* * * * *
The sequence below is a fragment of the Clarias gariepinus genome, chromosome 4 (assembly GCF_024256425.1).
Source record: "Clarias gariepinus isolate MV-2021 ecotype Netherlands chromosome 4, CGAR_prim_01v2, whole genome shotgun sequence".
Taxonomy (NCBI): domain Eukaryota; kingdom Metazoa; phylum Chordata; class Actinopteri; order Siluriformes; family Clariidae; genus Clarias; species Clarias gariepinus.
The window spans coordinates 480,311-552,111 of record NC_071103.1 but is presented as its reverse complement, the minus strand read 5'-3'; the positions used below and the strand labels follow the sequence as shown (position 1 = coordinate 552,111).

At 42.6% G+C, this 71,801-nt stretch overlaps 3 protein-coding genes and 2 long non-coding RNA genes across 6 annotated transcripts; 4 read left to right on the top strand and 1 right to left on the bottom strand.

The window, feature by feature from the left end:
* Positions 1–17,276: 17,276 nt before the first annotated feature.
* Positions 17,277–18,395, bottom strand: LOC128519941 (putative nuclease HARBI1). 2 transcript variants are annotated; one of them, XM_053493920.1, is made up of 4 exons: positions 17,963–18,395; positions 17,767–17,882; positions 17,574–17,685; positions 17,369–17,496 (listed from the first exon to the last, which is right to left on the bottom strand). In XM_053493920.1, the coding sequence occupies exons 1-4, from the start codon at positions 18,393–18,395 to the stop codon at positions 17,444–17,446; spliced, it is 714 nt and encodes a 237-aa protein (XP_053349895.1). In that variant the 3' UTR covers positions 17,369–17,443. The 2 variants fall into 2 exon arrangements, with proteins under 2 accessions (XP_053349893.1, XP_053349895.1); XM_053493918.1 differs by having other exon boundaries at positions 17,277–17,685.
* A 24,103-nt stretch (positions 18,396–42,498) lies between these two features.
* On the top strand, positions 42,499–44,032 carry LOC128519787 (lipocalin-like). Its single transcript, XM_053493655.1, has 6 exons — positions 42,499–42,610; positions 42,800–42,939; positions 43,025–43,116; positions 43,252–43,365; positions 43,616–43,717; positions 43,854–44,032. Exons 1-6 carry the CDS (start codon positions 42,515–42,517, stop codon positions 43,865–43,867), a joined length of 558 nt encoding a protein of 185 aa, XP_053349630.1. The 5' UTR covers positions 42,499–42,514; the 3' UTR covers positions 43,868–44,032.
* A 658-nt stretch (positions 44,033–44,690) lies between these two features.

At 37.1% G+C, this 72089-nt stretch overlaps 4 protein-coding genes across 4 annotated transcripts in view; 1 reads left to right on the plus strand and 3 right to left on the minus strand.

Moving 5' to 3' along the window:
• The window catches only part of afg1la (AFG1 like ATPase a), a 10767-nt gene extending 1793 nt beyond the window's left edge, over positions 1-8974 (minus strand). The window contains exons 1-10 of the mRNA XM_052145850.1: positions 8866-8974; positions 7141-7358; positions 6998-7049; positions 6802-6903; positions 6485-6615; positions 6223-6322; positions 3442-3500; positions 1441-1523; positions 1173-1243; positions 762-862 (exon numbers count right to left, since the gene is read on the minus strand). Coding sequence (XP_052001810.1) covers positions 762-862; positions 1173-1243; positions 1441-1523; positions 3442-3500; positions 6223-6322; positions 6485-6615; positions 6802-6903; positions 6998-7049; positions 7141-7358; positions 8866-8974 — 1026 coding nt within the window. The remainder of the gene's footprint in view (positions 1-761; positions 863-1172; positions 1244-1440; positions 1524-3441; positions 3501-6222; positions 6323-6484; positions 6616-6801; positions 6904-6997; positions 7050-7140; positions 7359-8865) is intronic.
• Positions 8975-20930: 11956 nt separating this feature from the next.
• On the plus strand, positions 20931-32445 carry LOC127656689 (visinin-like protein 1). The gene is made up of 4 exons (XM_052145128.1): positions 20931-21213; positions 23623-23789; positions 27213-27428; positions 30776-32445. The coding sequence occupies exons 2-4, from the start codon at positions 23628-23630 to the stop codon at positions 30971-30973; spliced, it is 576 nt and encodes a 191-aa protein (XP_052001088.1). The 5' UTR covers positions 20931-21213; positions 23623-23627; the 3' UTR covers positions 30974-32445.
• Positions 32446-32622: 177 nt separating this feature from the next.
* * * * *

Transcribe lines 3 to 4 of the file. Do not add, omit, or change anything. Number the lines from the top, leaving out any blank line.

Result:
Taxonomy (NCBI): domain Eukaryota; kingdom Metazoa; phylum Chordata; class Actinopteri; order Siluriformes; family Clariidae; genus Clarias; species Clarias gariepinus.
The window spans coordinates 480,311-552,111 of record NC_071103.1 but is presented as its reverse complement, the minus strand read 5'-3'; the positions used below and the strand labels follow the sequence as shown (position 1 = coordinate 552,111).